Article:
(3)Disciplinary Action against Attorneys

While attorneys in Japan do not fall under the supervision of any government power, they do submit to the disciplinary authority of their local bar associations and the JFBA. The following actions are subject to disciplinary measures: (1) violations of the Attorney Act or the Articles of Association of the local bar association or the JFBA; (2) conduct that jeopardizes the good order of or the trust in the bar associations; and (3) misconduct of a disgraceful nature, whether in the course of or outside professional duties. The Basic Rules on the Duties of Practicing Attorneys articulate the ethical and professional codes of attorneys and serve as effective guidelines for determining whether attorneys have committed "misconduct of a disgraceful nature".

 

Anyone may file a complaint for disciplinary action against an attorney with the local bar association to which the attorney belongs. When a complaint is filed, the bar association is obligated to initiate disciplinary procedures and have the matter investigated by its Discipline Enforcement Committee. If the Discipline Enforcement Committee finds the claim to be grounded, it passes a resolution calling for a formal investigation of the case by the Disciplinary Actions Committee and the bar association is obligated to have its Disciplinary Actions Committee conduct an investigation. Should it deem disciplinary action appropriate, the Disciplinary Actions Committee passes a resolution explicitly stating the disciplinary actions sought, and the bar association is obligated to discipline the attorney accordingly. There are four types of disciplinary sanctions that can be imposed: (a) disbarment (loss of qualification for a period of three years); (b) order to withdraw from the bar association (loss of status); (c) suspension from the practice of law for up to two years (no impact on status or qualifications); and (d) reprimand (no impact on status or qualifications). Attorneys who are subject to a disciplinary sanction may file a request for reexamination to the JFBA for cancellation of such sanction. In such a case, the JFBA Disciplinary Actions Committee conducts the reexamination. Regarding JFBA's decisions based on resolutions of the JFBA Disciplinary Actions Committee, attorneys may institute lawsuits for rescission of such decisions with the Tokyo High Court.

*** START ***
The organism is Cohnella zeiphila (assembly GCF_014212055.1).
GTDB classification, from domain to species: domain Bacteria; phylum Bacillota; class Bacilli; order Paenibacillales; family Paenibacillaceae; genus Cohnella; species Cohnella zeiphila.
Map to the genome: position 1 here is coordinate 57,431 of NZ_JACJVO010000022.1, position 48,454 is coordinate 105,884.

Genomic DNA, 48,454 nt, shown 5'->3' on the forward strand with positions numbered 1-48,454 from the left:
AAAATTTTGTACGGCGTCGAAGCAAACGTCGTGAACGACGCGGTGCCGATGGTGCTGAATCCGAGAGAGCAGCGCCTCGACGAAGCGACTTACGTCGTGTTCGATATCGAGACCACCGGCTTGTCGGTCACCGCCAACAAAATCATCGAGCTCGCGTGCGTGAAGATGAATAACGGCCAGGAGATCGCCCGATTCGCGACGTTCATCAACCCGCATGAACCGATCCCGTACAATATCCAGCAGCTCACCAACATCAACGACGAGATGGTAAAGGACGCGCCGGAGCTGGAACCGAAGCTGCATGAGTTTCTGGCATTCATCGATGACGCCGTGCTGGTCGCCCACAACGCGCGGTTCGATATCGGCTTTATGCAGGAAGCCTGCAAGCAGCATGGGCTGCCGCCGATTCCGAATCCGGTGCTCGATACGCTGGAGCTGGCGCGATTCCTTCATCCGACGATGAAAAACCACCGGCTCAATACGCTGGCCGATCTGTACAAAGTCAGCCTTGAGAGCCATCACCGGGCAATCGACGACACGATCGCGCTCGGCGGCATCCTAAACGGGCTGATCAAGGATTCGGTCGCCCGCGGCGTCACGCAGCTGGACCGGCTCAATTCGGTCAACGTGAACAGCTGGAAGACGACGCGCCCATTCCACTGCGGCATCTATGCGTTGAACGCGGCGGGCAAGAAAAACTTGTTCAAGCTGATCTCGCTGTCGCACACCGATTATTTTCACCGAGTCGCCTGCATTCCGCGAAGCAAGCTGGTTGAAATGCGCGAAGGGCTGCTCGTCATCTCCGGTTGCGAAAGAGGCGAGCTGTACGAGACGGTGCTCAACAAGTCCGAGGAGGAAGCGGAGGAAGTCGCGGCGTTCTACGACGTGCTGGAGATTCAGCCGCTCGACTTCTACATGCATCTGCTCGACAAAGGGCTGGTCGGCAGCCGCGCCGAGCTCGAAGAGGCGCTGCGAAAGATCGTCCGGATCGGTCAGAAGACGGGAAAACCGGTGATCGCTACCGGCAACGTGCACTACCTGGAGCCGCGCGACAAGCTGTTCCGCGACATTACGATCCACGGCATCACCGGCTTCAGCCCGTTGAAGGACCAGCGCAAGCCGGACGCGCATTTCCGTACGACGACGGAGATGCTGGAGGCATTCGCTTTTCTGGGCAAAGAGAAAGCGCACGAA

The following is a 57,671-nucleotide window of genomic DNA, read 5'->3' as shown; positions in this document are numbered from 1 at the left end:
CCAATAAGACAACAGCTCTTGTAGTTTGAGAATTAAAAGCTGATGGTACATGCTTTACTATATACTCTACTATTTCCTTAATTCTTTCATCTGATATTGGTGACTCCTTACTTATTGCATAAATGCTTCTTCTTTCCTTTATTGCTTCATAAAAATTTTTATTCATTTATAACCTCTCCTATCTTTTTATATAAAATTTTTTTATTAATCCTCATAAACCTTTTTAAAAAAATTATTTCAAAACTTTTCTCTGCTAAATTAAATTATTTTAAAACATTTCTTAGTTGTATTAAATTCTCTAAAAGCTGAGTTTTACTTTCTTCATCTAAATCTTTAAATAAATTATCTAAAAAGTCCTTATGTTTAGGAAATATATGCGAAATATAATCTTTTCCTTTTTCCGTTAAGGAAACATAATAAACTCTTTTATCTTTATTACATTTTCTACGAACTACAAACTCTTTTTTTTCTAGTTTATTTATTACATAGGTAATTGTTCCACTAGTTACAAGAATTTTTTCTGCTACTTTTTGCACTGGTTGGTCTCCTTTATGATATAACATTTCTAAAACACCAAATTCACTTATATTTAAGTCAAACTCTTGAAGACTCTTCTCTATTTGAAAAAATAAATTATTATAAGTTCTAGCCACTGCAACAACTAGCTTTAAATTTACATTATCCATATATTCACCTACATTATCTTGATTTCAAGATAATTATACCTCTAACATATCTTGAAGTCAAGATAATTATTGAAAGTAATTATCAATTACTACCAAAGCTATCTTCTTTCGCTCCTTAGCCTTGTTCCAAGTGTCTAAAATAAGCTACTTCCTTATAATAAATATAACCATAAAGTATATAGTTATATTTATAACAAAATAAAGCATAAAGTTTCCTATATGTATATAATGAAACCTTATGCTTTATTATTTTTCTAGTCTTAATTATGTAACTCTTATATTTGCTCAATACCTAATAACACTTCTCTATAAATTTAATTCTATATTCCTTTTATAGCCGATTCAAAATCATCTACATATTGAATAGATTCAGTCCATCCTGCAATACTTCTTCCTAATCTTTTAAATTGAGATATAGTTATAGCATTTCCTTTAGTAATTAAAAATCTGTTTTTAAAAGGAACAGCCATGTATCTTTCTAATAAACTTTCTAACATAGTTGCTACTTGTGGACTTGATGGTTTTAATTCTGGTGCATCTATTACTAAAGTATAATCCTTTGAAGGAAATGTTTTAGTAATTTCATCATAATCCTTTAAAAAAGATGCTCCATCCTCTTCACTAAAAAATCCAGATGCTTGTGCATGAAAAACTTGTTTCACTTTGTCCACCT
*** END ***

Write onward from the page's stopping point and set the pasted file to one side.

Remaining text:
Should the party filing the complaint be dissatisfied with the decision made by the local bar association, including when the local bar association decides not to impose disciplinary sanctions based on the decision made by the Discipline Enforcement Committee or the Disciplinary Actions Committee, she/he may file an appeal to the JFBA, and the JFBA Discipline Enforcement Committee or Disciplinary Actions Committee will investigate. Should the JFBA Discipline Enforcement Committee find grounds for the complaint, then the JFBA refers the matter back to the original bar association (to its Disciplinary Actions Committee). Should the JFBA Disciplinary Actions Committee determine to impose punishment or to impose a heavier punishment, the JFBA shall impose its sanctions on the attorney.

 

Should the JFBA decide to reject the appeal based on a resolution by the JFBA Discipline Enforcement Committee, the filer may seek a review by the JFBA Board of Discipline Review. If the JFBA Board of Discipline Review passes a resolution finding grounds for a disciplinary investigation, the case is referred back to the Disciplinary Actions Committee of the original bar association.

 

At both the local and the Federation levels, the Discipline Enforcement Committee and the Disciplinary Actions Committee are comprised of members including those chosen from outside the bar association, such as judges, prosecutors, and other people such as scholars, as well as attorneys. The JFBA Board of Discipline Review which is the final ruling body is comprised of persons with specialized knowledge (other than current or past attorneys, judges, and prosecutors).

 

Disciplinary sanctions imposed by local bar associations and the JFBA are published in the JFBA's monthly journal, Jiyu to Seigi (Liberty & Justice) and the official government gazette.